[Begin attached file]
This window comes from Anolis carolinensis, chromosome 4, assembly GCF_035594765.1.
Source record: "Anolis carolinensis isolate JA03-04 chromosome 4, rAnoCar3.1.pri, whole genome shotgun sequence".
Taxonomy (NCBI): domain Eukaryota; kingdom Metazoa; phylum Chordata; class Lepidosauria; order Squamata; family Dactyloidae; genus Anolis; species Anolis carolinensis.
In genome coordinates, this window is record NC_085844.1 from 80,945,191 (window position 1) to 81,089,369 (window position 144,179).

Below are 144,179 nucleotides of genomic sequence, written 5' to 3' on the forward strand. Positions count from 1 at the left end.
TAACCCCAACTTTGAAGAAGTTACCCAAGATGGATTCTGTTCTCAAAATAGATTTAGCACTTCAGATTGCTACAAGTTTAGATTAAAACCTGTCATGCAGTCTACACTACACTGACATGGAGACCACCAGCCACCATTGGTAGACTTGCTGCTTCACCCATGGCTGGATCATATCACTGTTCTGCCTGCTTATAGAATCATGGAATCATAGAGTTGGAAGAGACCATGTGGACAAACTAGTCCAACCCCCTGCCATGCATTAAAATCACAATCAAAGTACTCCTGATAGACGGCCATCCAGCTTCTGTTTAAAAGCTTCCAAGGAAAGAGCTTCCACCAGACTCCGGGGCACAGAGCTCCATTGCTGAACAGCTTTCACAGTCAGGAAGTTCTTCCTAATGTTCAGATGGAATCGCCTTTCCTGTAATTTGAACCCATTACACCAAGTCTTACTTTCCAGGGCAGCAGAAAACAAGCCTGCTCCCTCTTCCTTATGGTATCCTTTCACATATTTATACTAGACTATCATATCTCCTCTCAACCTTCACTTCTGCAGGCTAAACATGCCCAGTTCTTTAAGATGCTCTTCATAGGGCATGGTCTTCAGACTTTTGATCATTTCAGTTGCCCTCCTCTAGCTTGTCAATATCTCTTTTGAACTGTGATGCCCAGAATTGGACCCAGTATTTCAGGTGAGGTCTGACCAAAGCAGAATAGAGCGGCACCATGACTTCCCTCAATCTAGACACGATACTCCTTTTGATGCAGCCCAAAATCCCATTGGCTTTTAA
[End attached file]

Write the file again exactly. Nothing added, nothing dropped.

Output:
This window comes from Anolis carolinensis, chromosome 4, assembly GCF_035594765.1.
Source record: "Anolis carolinensis isolate JA03-04 chromosome 4, rAnoCar3.1.pri, whole genome shotgun sequence".
Taxonomy (NCBI): domain Eukaryota; kingdom Metazoa; phylum Chordata; class Lepidosauria; order Squamata; family Dactyloidae; genus Anolis; species Anolis carolinensis.
In genome coordinates, this window is record NC_085844.1 from 80,945,191 (window position 1) to 81,089,369 (window position 144,179).

Below are 144,179 nucleotides of genomic sequence, written 5' to 3' on the forward strand. Positions count from 1 at the left end.
TAACCCCAACTTTGAAGAAGTTACCCAAGATGGATTCTGTTCTCAAAATAGATTTAGCACTTCAGATTGCTACAAGTTTAGATTAAAACCTGTCATGCAGTCTACACTACACTGACATGGAGACCACCAGCCACCATTGGTAGACTTGCTGCTTCACCCATGGCTGGATCATATCACTGTTCTGCCTGCTTATAGAATCATGGAATCATAGAGTTGGAAGAGACCATGTGGACAAACTAGTCCAACCCCCTGCCATGCATTAAAATCACAATCAAAGTACTCCTGATAGACGGCCATCCAGCTTCTGTTTAAAAGCTTCCAAGGAAAGAGCTTCCACCAGACTCCGGGGCACAGAGCTCCATTGCTGAACAGCTTTCACAGTCAGGAAGTTCTTCCTAATGTTCAGATGGAATCGCCTTTCCTGTAATTTGAACCCATTACACCAAGTCTTACTTTCCAGGGCAGCAGAAAACAAGCCTGCTCCCTCTTCCTTATGGTATCCTTTCACATATTTATACTAGACTATCATATCTCCTCTCAACCTTCACTTCTGCAGGCTAAACATGCCCAGTTCTTTAAGATGCTCTTCATAGGGCATGGTCTTCAGACTTTTGATCATTTCAGTTGCCCTCCTCTAGCTTGTCAATATCTCTTTTGAACTGTGATGCCCAGAATTGGACCCAGTATTTCAGGTGAGGTCTGACCAAAGCAGAATAGAGCGGCACCATGACTTCCCTCAATCTAGACACGATACTCCTTTTGATGCAGCCCAAAATCCCATTGGCTTTTAA